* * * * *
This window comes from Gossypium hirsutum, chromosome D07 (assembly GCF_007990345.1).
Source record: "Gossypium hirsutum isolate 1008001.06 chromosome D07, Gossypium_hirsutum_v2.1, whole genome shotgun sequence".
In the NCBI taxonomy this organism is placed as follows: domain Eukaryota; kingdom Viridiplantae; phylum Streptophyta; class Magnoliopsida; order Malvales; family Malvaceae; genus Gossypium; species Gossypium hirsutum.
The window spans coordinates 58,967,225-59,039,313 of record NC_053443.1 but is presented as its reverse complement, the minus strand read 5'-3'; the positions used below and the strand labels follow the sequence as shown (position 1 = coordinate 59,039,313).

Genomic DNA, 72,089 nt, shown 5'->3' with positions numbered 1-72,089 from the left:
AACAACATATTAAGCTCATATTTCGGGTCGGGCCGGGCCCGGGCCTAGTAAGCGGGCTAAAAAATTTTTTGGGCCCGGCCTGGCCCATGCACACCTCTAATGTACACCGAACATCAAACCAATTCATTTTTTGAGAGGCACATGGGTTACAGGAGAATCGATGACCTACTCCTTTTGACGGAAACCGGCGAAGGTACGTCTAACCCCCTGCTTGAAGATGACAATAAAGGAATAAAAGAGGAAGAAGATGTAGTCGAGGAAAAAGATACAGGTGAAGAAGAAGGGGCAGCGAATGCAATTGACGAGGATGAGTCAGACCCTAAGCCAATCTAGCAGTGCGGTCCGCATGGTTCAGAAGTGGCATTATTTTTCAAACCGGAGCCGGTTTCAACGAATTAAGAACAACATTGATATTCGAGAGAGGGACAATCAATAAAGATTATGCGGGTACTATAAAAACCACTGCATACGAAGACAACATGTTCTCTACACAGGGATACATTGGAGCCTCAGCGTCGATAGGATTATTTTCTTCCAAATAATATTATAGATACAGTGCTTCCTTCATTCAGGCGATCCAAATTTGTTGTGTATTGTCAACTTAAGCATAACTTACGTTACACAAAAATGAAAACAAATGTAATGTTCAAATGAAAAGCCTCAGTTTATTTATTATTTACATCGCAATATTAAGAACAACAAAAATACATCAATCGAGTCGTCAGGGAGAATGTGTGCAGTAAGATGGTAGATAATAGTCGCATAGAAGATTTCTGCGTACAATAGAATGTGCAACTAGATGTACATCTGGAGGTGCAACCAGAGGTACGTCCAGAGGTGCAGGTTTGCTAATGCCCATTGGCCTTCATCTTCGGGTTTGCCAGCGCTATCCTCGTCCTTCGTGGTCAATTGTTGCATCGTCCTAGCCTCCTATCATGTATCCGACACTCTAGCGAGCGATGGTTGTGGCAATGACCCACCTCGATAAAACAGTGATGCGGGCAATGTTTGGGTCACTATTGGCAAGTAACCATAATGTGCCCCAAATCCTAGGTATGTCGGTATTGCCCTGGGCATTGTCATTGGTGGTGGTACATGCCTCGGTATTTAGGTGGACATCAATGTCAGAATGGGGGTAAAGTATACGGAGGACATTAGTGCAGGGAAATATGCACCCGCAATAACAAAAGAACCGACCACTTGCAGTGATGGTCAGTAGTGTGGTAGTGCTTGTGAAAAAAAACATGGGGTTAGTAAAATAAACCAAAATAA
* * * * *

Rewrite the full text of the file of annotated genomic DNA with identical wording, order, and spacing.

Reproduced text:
This window comes from Gossypium hirsutum, chromosome D07 (assembly GCF_007990345.1).
Source record: "Gossypium hirsutum isolate 1008001.06 chromosome D07, Gossypium_hirsutum_v2.1, whole genome shotgun sequence".
In the NCBI taxonomy this organism is placed as follows: domain Eukaryota; kingdom Viridiplantae; phylum Streptophyta; class Magnoliopsida; order Malvales; family Malvaceae; genus Gossypium; species Gossypium hirsutum.
The window spans coordinates 58,967,225-59,039,313 of record NC_053443.1 but is presented as its reverse complement, the minus strand read 5'-3'; the positions used below and the strand labels follow the sequence as shown (position 1 = coordinate 59,039,313).

Genomic DNA, 72,089 nt, shown 5'->3' with positions numbered 1-72,089 from the left:
AACAACATATTAAGCTCATATTTCGGGTCGGGCCGGGCCCGGGCCTAGTAAGCGGGCTAAAAAATTTTTTGGGCCCGGCCTGGCCCATGCACACCTCTAATGTACACCGAACATCAAACCAATTCATTTTTTGAGAGGCACATGGGTTACAGGAGAATCGATGACCTACTCCTTTTGACGGAAACCGGCGAAGGTACGTCTAACCCCCTGCTTGAAGATGACAATAAAGGAATAAAAGAGGAAGAAGATGTAGTCGAGGAAAAAGATACAGGTGAAGAAGAAGGGGCAGCGAATGCAATTGACGAGGATGAGTCAGACCCTAAGCCAATCTAGCAGTGCGGTCCGCATGGTTCAGAAGTGGCATTATTTTTCAAACCGGAGCCGGTTTCAACGAATTAAGAACAACATTGATATTCGAGAGAGGGACAATCAATAAAGATTATGCGGGTACTATAAAAACCACTGCATACGAAGACAACATGTTCTCTACACAGGGATACATTGGAGCCTCAGCGTCGATAGGATTATTTTCTTCCAAATAATATTATAGATACAGTGCTTCCTTCATTCAGGCGATCCAAATTTGTTGTGTATTGTCAACTTAAGCATAACTTACGTTACACAAAAATGAAAACAAATGTAATGTTCAAATGAAAAGCCTCAGTTTATTTATTATTTACATCGCAATATTAAGAACAACAAAAATACATCAATCGAGTCGTCAGGGAGAATGTGTGCAGTAAGATGGTAGATAATAGTCGCATAGAAGATTTCTGCGTACAATAGAATGTGCAACTAGATGTACATCTGGAGGTGCAACCAGAGGTACGTCCAGAGGTGCAGGTTTGCTAATGCCCATTGGCCTTCATCTTCGGGTTTGCCAGCGCTATCCTCGTCCTTCGTGGTCAATTGTTGCATCGTCCTAGCCTCCTATCATGTATCCGACACTCTAGCGAGCGATGGTTGTGGCAATGACCCACCTCGATAAAACAGTGATGCGGGCAATGTTTGGGTCACTATTGGCAAGTAACCATAATGTGCCCCAAATCCTAGGTATGTCGGTATTGCCCTGGGCATTGTCATTGGTGGTGGTACATGCCTCGGTATTTAGGTGGACATCAATGTCAGAATGGGGGTAAAGTATACGGAGGACATTAGTGCAGGGAAATATGCACCCGCAATAACAAAAGAACCGACCACTTGCAGTGATGGTCAGTAGTGTGGTAGTGCTTGTGAAAAAAAACATGGGGTTAGTAAAATAAACCAAAATAA